• When comparing the number of these tumuli to the total number of Israelite kings (northern and southern), note that Saul never ruled in Jerusalem, and Athaliah was never crowned. She took the throne by force (2Kings 11:1-3), and would certainly not have been honored with a tumulus ceremony following her brutal assassination.
  • The northern kings did not reign over the southern kingdom, and they would certainly not have been honored with a tumulus ceremony in Jerusalem; if any ceremonies were held for them, they would have transpired in the north (near Bethel, Tirzah, or Samaria).
  • The association of these tumuli with the Judean kings who ruled Jerusalem does not substantiate Biblical history since it is mere speculation. No inscriptions naming any specific Judean king have been excavated from a tumulus.

LMLK seals were stamped on the handles of large storage jars in and around Jerusalem during the reign of King Hezekiah (circa 700 BC) based on several complete jars found in situ buried under a destruction layer caused by Sennacherib at Lachish. ... Hezekiah (or Ezekias) (Hebrew: חזקיה or חזקיהו, God has strengthened) was the 13th king of indepedent Judah and the son of King Ahaz and Abijah (2 Chronicles 29:1), who was a daughter of a man (who was not the prophet) named Zechariah. ... Manasseh of Judah was the king of Judah and only son and successor of Hezekiah. ... Saul (שאול המלך) (or Shaul) (Hebrew: שָׁאוּל, Standard Tiberian  ; asked for or borrowed) is a figure identified in the Books of Samuel and Quran as having been the first king of the ancient Kingdom of Israel. ... For other uses, see Jerusalem (disambiguation). ... Athaliah (Hebrew Atalyahu (עתליה), God is exalted) was the queen of Judah during the reign of King Jehoram, and later became sole ruler of Judah for five years. ... The Books of Kings (Hebrew: Sefer Melachim ספר מלכים) is a part of Judaisms Tanakh, the Hebrew Bible. ... For other uses, see Jerusalem (disambiguation). ... Bethel (Hebrew בֵּית־אֵל, Standard Hebrew Bet El, Beyt El, Tiberian Hebrew Bêṯ-ʼĒl) is a Biblical city in ancient Israel, about 10 miles north of Jerusalem in Samaria (Northern West Bank). ... Tirzah (Arabic and Hebrew origin) was a town in the Samarian highlands northeast of Shechem; it has been identified with Tell el-Farah (North). ... It has been suggested that Sebastia, Middle East be merged into this article or section. ... For other uses, see Jerusalem (disambiguation). ...

Japan

Noge-Ōtsuka Kofun tumulus, Tokyo, early 5th century.
Noge-Ōtsuka Kofun tumulus, Tokyo, early 5th century.

In Japan, powerful leaders built tumuli known as kofun. The Kofun period of Japanese history takes its name from these burial mounds. The largest is over 400 meters in length. In addition to other shapes, kofun include a keyhole shape. Image File history File links Noge-Ōtsuka Kofun tumulus (野毛大塚古墳) in Setagaya-ku, Tokyo, Japan. ... Image File history File links Noge-Ōtsuka Kofun tumulus (野毛大塚古墳) in Setagaya-ku, Tokyo, Japan. ... Daisenryo Kofun, the tomb of Emperor Nintoku, Sakai, 5th century. ... Tokyo ), the common English name for the Tokyo Metropolis ), is one of the 47 prefectures of Japan and, unique among the prefectures, provides certain municipal services characteristic of a city. ... Daisenryo Kofun, the tomb of Emperor Nintoku, Sakai, 5th century. ...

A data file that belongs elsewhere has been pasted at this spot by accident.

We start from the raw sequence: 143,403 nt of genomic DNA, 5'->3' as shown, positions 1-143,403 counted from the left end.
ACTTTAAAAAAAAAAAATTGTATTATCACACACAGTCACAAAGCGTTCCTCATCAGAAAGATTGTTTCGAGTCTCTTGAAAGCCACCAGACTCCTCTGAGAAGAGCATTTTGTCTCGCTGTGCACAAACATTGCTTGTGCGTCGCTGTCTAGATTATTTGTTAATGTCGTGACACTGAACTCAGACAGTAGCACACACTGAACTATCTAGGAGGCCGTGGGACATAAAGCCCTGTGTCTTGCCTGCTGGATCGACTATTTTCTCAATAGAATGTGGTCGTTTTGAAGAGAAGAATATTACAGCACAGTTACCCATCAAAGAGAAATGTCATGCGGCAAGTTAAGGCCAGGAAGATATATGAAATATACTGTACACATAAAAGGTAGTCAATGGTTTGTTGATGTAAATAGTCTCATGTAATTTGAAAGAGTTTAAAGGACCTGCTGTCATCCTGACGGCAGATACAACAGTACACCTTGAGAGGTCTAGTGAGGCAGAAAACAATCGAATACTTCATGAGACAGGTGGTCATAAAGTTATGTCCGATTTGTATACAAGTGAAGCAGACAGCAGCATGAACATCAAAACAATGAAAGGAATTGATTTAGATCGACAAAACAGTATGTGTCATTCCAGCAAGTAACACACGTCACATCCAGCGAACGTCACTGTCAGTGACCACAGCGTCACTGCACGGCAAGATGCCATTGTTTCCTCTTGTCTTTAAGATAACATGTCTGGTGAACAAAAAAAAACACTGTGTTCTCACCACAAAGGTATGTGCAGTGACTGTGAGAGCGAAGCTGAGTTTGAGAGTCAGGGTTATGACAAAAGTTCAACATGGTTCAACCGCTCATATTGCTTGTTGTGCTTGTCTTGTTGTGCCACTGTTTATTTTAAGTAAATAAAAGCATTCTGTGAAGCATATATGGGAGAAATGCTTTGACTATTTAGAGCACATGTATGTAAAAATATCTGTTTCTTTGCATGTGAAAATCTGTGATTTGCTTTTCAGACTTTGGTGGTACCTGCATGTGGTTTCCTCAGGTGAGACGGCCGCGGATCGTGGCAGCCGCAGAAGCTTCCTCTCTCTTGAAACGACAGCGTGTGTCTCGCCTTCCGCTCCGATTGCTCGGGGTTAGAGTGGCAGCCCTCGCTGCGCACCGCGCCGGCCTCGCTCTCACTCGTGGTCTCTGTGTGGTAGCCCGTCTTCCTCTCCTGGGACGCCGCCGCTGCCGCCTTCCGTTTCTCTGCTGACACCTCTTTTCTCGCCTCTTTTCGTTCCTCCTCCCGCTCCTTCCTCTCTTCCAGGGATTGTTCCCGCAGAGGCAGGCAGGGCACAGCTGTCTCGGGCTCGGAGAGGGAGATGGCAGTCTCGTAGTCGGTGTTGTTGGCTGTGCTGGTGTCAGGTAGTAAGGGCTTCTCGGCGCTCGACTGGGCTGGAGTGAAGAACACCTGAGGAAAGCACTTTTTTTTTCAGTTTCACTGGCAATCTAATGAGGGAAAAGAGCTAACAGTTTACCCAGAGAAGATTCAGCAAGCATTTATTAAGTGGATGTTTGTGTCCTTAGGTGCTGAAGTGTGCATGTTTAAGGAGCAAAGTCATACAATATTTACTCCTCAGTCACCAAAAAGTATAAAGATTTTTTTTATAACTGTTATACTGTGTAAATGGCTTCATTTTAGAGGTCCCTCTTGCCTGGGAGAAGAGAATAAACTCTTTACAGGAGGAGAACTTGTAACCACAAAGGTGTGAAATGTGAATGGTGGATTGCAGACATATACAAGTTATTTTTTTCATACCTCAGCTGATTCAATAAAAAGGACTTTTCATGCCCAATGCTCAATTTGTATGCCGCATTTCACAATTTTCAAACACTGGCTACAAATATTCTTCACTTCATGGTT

Korea

Burial mounds of the Silla kings in Korea.
Burial mounds of the Silla kings in Korea.

The first burial mounds in Korea were dolmens which contained the material culture of the first millennium CE, such as bronze-ware, pottery, and other symbols of the elite of society. http://www. ... http://www. ... T shaped Hunebed D27 in Borger-Odoorn, Netherlands, recent. ...


The most famous tumulii in Korea, dating around 300 AD, are those left behind by the Korean Baekje, Goguryeo(Kogyuro/Koguryo), Silla, and Gaya states and are clustered around ancient capital cities in modern-day Pyongyang, Seoul, Jian, and Gwangju. The Goguryeo tombs, shaped like pyramids, are famous for the well-preserved wall murals like the ones at Anak Tomb No.3 which depict the culture and artistry of the people. The base of the tomb of King Gwanggaeto is 85 meters on each side, half of the size of the Great Pyramids.[1] Goguryeo Silla tombs are most noted for the fabulous offerings that have been excavated such as delicate golden crowns and glassware and beads that probably made their way to Korea via the Silk Road. Baekje (October 18 BC – August AD 660) was a kingdom in the southwest of the Korean Peninsula. ... Goguryeo was an ancient kingdom located in southern Manchuria (present-day Northeast China), southern Russian Maritime province, and the northern and central parts of the Korean peninsula. ... This article needs cleanup. ... Silla (also spelled Shilla, traditional dates 57 BCE - 935 CE) was one of the Three Kingdoms of Korea. ... Gaya was a confederacy of chiefdoms that existed in the Nakdong River valley of Korea during the Three Kingdoms era. ... Not to be confused with PyeongChang. ... Seoul (서울)   [] is the capital of South Korea and is located on the Han River in the countrys northwest. ... For the novel of the same name, see Eric Van Lustbader. ... This article is about Gwangju Metropolitan City in South Korea. ... The Anak Tomb No. ... King Gwanggaeto the Great of Goguryeo (374-413, r. ... The Silk Road Silk Route redirects here. ...